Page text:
Day 94: Temuka, NZ to Geraldine, NZ - Four Legs on the Slow Road - CycleBlaze

November 28, 2014

Day 94: Temuka, NZ to Geraldine, NZ

The line of shit we've been dealing with for the last few days continues. Kristen's still trying to fight off her infection with limited success, to the point that if she doesn't feel better tomorrow we're going to have to find a doctor who can prescribe her antibiotics. The morning welcomes me with another headache, eyes that remain itchy and sticky and gross-looking, and allergies bad enough that I sneeze every two minutes and it's hard to see the road in front of me because my eyes never stop watering. Medication that takes care of the problem in America has no effect today against the mixture of New Zealand pollen that my body has never before experienced. As much as I try to stay positive, day after day of frustration that doesn't seem to have an end in sight is wearing me down. Riding bikes today seems like a fucking terrible idea.

At least we don't have far to go. To celebrate American Thanksgiving, which is happening back home today, we booked a room in a backpackers thirteen miles away. It will give us a chance to rest up, make something more elaborate than rice and beans for dinner, and call friends and family back home.

But even on flat ground and with no headwind bearing down on us it takes two and a half hours to make those thirteen miles. There are homes and farms and cattle along the way, but I don't see any detail in them because my attention is focused only on the ground in front of me. I have to stop at least ten times along the way as water fills my eyes over and over again, to the point that the only thing I can do is pull off to the side of the road and wait for the streams to let up. These breaks give me a chance to sneeze and sputter and cough, wipe my nose on my sleeve so often that the fabric starts to change color, and feel the migraine-type pain in my head build in strength as it pulses in time with a heart that pounds far faster than it should. I never could have imagined that a reaction to something as simple as pollen could be so debilitating and unfailingly miserable.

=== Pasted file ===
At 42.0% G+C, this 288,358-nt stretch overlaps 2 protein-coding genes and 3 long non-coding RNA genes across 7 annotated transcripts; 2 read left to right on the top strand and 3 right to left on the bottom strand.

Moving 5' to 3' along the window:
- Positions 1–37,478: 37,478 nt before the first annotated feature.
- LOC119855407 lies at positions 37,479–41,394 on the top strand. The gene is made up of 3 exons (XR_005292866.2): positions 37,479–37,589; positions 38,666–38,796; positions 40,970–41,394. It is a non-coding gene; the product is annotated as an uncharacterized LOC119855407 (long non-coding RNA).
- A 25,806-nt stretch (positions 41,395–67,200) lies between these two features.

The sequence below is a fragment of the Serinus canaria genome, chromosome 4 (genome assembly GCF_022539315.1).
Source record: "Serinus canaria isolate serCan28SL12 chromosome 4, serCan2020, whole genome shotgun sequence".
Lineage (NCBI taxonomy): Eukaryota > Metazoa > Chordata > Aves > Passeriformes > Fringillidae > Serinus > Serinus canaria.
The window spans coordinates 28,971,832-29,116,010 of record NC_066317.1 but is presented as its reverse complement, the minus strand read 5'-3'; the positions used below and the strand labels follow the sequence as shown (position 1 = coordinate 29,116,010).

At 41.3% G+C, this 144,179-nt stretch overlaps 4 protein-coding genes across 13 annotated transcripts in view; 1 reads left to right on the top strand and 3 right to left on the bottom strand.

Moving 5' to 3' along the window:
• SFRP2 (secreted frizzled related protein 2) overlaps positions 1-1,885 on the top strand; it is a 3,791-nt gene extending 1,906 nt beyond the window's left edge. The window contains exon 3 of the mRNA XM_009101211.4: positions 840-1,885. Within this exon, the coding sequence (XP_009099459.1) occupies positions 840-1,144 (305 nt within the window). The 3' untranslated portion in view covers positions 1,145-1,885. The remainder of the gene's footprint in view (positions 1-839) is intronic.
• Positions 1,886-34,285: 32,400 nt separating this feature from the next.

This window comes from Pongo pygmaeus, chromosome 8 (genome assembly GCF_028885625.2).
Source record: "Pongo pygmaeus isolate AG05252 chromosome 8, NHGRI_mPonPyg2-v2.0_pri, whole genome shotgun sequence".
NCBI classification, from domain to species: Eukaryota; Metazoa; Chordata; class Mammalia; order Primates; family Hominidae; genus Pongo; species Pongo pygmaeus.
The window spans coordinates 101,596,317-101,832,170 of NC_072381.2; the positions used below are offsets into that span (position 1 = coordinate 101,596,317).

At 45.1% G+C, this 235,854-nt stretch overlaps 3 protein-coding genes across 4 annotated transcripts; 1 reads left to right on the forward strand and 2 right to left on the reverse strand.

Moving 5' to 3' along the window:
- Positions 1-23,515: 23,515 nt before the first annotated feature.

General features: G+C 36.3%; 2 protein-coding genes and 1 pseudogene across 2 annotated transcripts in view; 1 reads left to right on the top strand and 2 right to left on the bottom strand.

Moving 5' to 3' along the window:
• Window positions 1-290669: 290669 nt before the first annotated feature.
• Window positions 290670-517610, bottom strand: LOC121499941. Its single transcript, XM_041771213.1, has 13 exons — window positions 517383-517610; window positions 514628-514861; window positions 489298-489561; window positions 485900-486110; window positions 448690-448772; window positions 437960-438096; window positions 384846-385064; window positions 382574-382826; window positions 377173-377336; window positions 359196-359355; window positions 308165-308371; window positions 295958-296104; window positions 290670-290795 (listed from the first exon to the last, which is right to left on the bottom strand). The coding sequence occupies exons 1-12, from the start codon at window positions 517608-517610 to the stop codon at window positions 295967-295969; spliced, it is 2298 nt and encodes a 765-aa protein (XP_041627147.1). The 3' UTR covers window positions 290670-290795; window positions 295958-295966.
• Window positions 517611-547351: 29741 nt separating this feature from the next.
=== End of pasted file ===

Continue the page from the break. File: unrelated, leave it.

I'm a complete wreck by the time we reach the backpackers in Geraldine. I unload the bike, carry all of the bags into the room, fall into bed, and don't get up for the next three hours.

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After I open my eyes, but before I have the chance to blow out the contents of my head into a paper towel, I'm met with a French baguette and a plate of brie cheese. It's followed in short order by a salad of baby lettuce mixed with blueberries, sultanas, pecans, and apples. When Kristen returns she brings with her the main course, where roasted kumara, pumpkin, onion, garlic, and parsnip come together in the perfect mix of sweet and salty, and are then joined by stewed lentils with onions and a dressing of olive oil, lemon juice, and crushed garlic. Pear cider and the tiniest bottle of chardonnay the world has ever known put a bow on the most delicious meal created by Team Hawthorne since we first wobbled away from Kristen's old home in Portland, Oregon.

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But a wonderful meal isn't enough to sweep away all that's running through my head. I think about calling my dad, calling my friends, and calling my family at a time when I know they're sitting together in the living room of my aunt and uncle's house after Thanksgiving dinner. And then I decide not to do anything. Because when those people ask how I'm doing, what would I say? I feel terrible, we're both sick, the wind and rain and cold are breaking us down, we're tired of staying indoors so much, and I miss my dog but we've seen some stunning scenery? That isn't what people want to hear when you're halfway around the world, living the sort of adventurous experience that so many others only wish they could. It seems selfish and entitled to complain about anything short of being hit by a car or attacked by a rogue herd of sheep or robbed in the middle of the night while sleeping in our tent in some isolated small-town campground.

And so I don't call. I lay in bed, tired and fevered and worn out, staring up at the light fixture on the ceiling and the dark gray shadow it casts.

If a fire breaks out we're screwed.
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It's strange; almost every other day on this trip I've embraced the idea of appreciating what I have, of being content with what's in front of me rather than thinking about what's missing or what could be better. But today, on Thanksgiving, where as Americans that's what we're told we should do, it's the opposite. I want better weather, better health for the both of us, and a better frame of mind so that we can appreciate the country we're traveling through and the people who give it its unique character. I hope that we find those things soon.

Today's ride: 13 miles (21 km)
Total: 3,156 miles (5,079 km)

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